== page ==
As the recession shows signs of recovery, and President Obama and Congress take up a jobs-creation bill, one that could include incentives to hire new workers, it’s the perfect time to look at staffing needs. If your company does not yet have a dedicated marketing person, perhaps the first question to ask yourself is whether you need one.
Skilled marketers can mean the difference between having a great product that falls flat and having a great product that flies. Not only can the right marketer help with lead generation and traditional media outreach (press releases, articles) but he or she can boost brand awareness using the myriad of new media strategies at your disposal, strategies that are changing at a breathtaking pace. Here are some reasons you should consider hiring someone in-house to oversee your marketing plans:
- Image is important: Of course, the quality of a product or service is your priority. But people do more than buy the brand; they buy the idea of the brand. They consider how a brand or service makes them feel, for instance, or how others will perceive them for buying it. In this way they formulate the brand’s value to them. A skilled marketer can help you create this sense of value in the marketplace.
- It’s a big job: As you probably well know, companies without a marketing division or dedicated slot often find themselves scrambling to get the job done. The results? Splintered job responsibilities and a watered-down strategy.
- A focused strategy equals a streamlined budget: A good marketing plan can help a company clarify its needs (e.g., who are your customers? how best can you reach them?), thereby allocating money in targeted, efficient ways.
- You’ve been ignoring the media: Without a marketer on board, one familiar with your industry and its players, it’s difficult to do media relations. And traditional publicity, from press releases to being interviewed for articles to being asked to speak at conferences, is a great way to get buzz around your brand.
- New campaign models are on the rise: Most ad executions now need to take place on myriad platforms. Your participation depends on what’s right for your brand (you can take as big a jump into this world as you feel comfortable), but in general, with quarterly campaigns being displaced by ongoing executions, including blogs and videos, it’s crucial that someone with at least a basic understanding of these platforms be on board. (See below for more on social media.)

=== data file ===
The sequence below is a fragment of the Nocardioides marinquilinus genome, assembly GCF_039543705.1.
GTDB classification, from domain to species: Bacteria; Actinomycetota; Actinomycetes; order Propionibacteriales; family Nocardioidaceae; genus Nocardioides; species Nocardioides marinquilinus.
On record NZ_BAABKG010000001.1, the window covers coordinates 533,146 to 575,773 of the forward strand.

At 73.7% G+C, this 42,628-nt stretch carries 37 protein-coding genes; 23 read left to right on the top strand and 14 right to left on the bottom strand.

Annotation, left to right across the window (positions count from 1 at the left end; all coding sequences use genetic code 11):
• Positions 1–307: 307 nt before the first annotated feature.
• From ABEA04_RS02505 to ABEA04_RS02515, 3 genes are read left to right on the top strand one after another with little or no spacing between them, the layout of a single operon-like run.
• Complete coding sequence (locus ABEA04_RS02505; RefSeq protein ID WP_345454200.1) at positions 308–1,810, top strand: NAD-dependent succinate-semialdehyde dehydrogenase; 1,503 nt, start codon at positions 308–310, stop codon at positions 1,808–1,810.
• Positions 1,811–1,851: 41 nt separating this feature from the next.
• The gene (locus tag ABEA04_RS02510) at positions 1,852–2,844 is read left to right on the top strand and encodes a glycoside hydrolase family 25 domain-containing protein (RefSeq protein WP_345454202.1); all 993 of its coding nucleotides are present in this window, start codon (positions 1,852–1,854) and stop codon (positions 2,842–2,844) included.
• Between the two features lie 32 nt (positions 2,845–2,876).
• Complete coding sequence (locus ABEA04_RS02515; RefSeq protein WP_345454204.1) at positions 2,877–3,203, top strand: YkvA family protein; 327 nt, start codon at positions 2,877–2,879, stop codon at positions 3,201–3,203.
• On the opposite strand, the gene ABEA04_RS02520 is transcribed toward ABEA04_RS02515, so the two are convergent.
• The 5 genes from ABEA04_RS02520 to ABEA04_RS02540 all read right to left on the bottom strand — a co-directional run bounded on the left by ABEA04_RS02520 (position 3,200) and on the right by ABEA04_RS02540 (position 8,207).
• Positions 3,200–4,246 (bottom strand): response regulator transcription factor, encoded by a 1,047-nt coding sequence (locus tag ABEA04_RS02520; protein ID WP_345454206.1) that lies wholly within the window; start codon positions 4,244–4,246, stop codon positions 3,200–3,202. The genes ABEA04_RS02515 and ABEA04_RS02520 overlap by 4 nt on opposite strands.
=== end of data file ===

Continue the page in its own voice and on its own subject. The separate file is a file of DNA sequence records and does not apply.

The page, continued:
- You need a strong Web site: A marketer can oversee Web site design and maintenance, from updating content to the writing of staff bios and company success stories. A Web site does not need to be flashy, but it needs to be articulate about the company’s mission and the value its brand brings to the marketplace.
- You want your product to be found: Three words: “search engine optimization.” Most companies need someone with at least basic understanding of SEO to drive potential customers to their Web sites. Someone with minimal SEO experience can help you improve keyword usage in Web site copy, for instance.
- You need to take advantage of social media: In today’s digital (read: social and viral) world, brand experiences that keep people talking are more important than ever. With social media, even small businesses can make a big impact. But social media is more complicated than being on Facebook. You need to determine which channels best fit your goals, how many you want to use (Twitter? MySpace? blog?), and in what ways you want to use them. A marketer can help you decide which metrics are important and how to measure the value of social media for you and your brand. Next, he or she can create the specific social media strategy: where it fits in your overall plan and how you can best use it for consumer interaction and feedback.
Given the consumer push for transparency, brands are exposing themselves more than ever. Marketing is now the engine of this conversation-driven world, and to make the best of it, you need a skilled driver.